Every bud can become a shoot/branch. If you don't want branches where buds appear (like on the trunk close to the ground), just rub them off. If you've waited so long that they are now shoots that you don't want, remove them with your pruner. That's all there is to it.
Fruit trees are frequently grafted to roots of a different variety, or even a different species. The rootstock is chosen for tolerance of growing conditions that the desirable fruit-bearing plant doesn't cope well with on its own. Under some conditions the rootstock will send up shoots we call 'suckers'. You ought to also remove suckers as they appear.
These actions (in and of themselves) will not harm your tree, but pruning can infect your tree if the cutting tool is carrying a pathogen from their prior use on an infected tree. Since you often may not know that the other tree was infected, it is a good idea to always sterilize you cutting tools before using them on any given tree. If you know that your tree is infected and you are pruning to remove the infected tissue, it is a good idea to sterilize before/after every cut.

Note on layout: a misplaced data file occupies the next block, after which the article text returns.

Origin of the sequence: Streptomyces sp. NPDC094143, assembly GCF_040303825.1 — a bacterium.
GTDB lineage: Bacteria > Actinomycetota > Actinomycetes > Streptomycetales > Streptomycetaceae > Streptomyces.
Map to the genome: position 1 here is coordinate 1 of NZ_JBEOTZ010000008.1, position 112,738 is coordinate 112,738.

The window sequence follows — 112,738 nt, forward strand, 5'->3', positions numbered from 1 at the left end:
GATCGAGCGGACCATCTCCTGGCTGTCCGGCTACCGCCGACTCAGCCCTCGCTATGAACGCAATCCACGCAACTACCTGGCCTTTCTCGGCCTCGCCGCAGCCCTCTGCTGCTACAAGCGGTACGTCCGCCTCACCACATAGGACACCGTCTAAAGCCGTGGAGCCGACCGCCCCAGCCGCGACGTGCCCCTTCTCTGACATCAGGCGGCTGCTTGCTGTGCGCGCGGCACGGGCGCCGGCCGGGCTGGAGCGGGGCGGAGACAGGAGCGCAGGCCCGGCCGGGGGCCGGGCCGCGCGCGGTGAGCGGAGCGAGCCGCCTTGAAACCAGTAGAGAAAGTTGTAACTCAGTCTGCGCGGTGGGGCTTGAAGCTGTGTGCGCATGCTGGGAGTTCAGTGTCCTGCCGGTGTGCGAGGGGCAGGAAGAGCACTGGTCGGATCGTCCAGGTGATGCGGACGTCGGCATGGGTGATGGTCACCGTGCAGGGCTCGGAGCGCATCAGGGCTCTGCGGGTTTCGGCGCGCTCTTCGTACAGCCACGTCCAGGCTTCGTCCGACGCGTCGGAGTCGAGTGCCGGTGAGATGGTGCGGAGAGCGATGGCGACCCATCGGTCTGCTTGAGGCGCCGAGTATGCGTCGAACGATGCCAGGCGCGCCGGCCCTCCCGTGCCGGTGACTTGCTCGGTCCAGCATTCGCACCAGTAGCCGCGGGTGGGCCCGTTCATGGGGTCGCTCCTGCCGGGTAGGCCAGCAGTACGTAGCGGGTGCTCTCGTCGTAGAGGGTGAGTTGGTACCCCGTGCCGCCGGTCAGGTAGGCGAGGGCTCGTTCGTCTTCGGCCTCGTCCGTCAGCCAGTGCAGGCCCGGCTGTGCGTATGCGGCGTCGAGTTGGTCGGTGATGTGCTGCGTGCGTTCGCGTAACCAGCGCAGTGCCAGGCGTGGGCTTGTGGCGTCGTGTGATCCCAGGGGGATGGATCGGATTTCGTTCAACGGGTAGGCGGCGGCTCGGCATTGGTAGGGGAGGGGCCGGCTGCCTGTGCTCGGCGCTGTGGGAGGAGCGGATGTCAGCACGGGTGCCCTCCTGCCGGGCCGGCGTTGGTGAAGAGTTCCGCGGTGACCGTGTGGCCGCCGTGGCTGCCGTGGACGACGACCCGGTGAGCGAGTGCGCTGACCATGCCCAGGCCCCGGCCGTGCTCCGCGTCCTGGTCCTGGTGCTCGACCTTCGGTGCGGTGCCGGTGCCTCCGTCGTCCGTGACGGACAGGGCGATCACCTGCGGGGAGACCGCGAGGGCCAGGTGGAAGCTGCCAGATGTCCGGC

Isopropyl alcohol (70%) is good for this purpose and will not corrode your cutting tools. Household bleach works well for killing pathogens, but will corrode your tools. With knifes and scissors/pruners I find it convenient to wipe the cutting surfaces with a alcohol soaked paper towel (or some such). Saws I drench (pour alcohol onto the teeth).